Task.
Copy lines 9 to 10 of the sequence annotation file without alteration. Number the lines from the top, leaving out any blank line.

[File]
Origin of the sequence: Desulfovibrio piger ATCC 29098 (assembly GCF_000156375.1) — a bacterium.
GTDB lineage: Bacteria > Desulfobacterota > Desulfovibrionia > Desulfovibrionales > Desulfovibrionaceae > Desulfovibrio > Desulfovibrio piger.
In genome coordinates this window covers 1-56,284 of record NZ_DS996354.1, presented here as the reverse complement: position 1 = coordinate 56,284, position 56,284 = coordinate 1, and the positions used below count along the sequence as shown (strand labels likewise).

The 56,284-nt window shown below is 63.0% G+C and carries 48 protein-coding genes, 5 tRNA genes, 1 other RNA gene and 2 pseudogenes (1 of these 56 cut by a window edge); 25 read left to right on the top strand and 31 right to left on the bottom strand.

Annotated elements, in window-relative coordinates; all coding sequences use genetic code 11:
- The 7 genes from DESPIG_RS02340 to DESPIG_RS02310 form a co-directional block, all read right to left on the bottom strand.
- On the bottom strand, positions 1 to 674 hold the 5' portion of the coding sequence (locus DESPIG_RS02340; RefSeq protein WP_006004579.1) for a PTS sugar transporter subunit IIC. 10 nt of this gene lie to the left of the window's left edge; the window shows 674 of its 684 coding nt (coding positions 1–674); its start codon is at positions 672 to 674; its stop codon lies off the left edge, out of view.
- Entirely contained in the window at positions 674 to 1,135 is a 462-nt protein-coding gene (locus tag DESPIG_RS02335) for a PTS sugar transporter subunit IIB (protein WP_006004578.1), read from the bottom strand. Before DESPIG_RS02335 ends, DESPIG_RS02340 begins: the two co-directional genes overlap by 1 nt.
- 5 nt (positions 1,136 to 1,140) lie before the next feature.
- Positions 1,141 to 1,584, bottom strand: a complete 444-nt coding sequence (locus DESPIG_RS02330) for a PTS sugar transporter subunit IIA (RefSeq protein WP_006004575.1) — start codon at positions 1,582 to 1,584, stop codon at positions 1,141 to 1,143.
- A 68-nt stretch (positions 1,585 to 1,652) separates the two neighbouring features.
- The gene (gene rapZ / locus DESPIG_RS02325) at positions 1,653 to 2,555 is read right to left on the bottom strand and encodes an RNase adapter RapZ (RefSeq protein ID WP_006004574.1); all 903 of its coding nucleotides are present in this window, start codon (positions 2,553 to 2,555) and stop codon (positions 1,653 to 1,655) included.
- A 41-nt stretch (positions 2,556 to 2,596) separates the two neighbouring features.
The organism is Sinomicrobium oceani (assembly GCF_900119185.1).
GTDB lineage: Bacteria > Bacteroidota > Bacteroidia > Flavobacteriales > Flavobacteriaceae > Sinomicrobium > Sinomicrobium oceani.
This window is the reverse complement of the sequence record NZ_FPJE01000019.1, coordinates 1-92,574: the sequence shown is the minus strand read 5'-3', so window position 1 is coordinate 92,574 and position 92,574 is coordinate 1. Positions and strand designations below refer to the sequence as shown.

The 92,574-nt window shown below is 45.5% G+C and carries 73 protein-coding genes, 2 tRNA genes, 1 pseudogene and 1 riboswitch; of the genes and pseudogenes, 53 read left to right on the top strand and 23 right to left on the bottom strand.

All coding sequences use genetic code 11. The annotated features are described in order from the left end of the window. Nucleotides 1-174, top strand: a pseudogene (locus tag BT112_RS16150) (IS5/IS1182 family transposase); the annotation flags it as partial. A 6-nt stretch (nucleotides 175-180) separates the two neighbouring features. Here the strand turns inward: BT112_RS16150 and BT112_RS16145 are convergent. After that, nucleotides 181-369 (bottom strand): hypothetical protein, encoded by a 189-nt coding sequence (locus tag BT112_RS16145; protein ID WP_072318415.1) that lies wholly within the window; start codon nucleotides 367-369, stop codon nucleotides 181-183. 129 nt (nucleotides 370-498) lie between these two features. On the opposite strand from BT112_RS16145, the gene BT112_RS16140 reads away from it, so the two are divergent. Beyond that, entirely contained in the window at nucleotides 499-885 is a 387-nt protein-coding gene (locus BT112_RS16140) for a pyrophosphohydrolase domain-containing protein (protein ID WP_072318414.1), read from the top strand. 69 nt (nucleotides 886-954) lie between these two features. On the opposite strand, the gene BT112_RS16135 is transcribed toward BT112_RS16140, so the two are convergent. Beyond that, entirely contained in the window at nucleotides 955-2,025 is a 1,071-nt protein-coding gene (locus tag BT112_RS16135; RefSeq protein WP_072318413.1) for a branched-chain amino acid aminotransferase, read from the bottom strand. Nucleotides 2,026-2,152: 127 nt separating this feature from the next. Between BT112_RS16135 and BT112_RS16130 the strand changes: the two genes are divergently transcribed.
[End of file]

- 5 nt (positions 1,136 to 1,140) lie before the next feature.
- Positions 1,141 to 1,584, bottom strand: a complete 444-nt coding sequence (locus DESPIG_RS02330) for a PTS sugar transporter subunit IIA (RefSeq protein WP_006004575.1) — start codon at positions 1,582 to 1,584, stop codon at positions 1,141 to 1,143.